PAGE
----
November 30, 2021
Hundreds of cash-strapped “Squid Game” fans recently competed in a real-life recreation of the dystopian smash-hit Netflix series for a $456,000 cash prize, reports the New York Post.
Popular YouTuber MrBeast, who boasts 81.5 million subscribers, said he spent US$3.5 million on the elaborate reenactment, in which 456 contestants battled for the jackpot.
The social media star, whose real name is Jimmy Donaldson, said on Twitter that it cost him around $2 million to build and produce, while he spent around $1.5 million on prizes.
In addition to the six-figure first prize, Donaldson doled out $2,000 to every competitor and $10,000 to the runner-up.
The recreation included the same Korean children’s games played in “Squid Game,” such as Red Light, Green Light; marbles and tug-of-war —played within huge sets that took weeks to construct.
However, there was one major difference from the real-life show: No contestants were harmed.
Instead, players were rigged with “wireless explosives” packed with fake blood that burst open when a player was eliminated. In the tug-of-war and glass bridge challenges, losing contestants fell into a foam pit rather than plummeting to their deaths.
Yet, true to form, the real-life “Squid Game” contestants were seen in footage of the game trembling as they tried to carve shapes out of honeycomb in the “dalgona challenge.”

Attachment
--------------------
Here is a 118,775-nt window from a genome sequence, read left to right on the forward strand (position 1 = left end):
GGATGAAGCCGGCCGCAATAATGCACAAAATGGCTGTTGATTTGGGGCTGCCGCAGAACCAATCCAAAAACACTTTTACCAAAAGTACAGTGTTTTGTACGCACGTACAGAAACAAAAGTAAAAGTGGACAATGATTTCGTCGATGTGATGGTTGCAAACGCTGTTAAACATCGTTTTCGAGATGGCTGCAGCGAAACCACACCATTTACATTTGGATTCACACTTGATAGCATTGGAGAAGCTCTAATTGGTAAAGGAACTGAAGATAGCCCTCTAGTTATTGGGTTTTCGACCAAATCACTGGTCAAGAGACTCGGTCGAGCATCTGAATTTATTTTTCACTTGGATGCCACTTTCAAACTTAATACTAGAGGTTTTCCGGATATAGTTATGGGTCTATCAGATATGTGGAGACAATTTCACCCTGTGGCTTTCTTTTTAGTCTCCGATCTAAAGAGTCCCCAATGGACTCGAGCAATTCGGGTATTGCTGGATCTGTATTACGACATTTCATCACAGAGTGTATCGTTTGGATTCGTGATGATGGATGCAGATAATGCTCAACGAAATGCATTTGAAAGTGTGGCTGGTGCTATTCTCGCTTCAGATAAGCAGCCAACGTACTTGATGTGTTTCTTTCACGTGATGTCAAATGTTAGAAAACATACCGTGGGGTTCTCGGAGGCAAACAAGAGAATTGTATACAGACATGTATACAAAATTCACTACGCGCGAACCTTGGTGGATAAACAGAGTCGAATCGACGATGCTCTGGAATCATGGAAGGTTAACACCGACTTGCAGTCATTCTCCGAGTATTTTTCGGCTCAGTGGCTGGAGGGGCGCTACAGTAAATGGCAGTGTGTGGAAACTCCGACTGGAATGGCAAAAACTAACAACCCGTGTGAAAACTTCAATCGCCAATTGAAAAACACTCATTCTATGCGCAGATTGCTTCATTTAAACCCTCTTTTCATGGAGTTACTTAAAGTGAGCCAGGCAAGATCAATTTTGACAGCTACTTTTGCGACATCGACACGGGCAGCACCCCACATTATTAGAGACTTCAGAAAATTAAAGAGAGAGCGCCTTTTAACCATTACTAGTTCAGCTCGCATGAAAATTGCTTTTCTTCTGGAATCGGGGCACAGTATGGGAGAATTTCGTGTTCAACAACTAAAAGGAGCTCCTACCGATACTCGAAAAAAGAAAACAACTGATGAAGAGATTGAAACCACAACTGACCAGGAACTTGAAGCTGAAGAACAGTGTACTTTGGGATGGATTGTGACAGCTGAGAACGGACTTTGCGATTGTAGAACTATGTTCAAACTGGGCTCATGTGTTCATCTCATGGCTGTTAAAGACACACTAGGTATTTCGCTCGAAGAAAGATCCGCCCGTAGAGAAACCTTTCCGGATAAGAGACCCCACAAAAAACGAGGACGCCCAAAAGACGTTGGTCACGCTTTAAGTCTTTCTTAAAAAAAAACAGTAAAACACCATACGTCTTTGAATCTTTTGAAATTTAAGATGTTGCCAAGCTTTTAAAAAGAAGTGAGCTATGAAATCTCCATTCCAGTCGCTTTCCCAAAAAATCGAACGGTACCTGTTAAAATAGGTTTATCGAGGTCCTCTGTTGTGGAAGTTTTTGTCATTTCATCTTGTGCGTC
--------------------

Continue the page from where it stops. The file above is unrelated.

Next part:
According to the Post, the “Squid Game” reenactment isn’t the first time Donaldson has pulled off an extravagant stunt like this for his YouTube channel. Donaldson is famed for offering outlandish prizes to his online followers willing to compete in absurd challenges, such as when contestants stood in a circle for 12 days for $500,000 cash.
The social media sensation was the second-highest paid YouTube star in 2020—earning about $24 million and garnering some 3 billion views, according to Forbes.
But his latest video has attracted harsh criticism from viewers who slammed Donaldson for reenacting a game about rich people exploiting the poor for their macabre viewing pleasure.
Finally, in the latest, stunning development kickstarted by the original Netflix series, the stunt video was released just a day after a smuggler who sold copies of “Squid Game” in North Korea was sentenced to death by firing squad.
Research contact: @nypost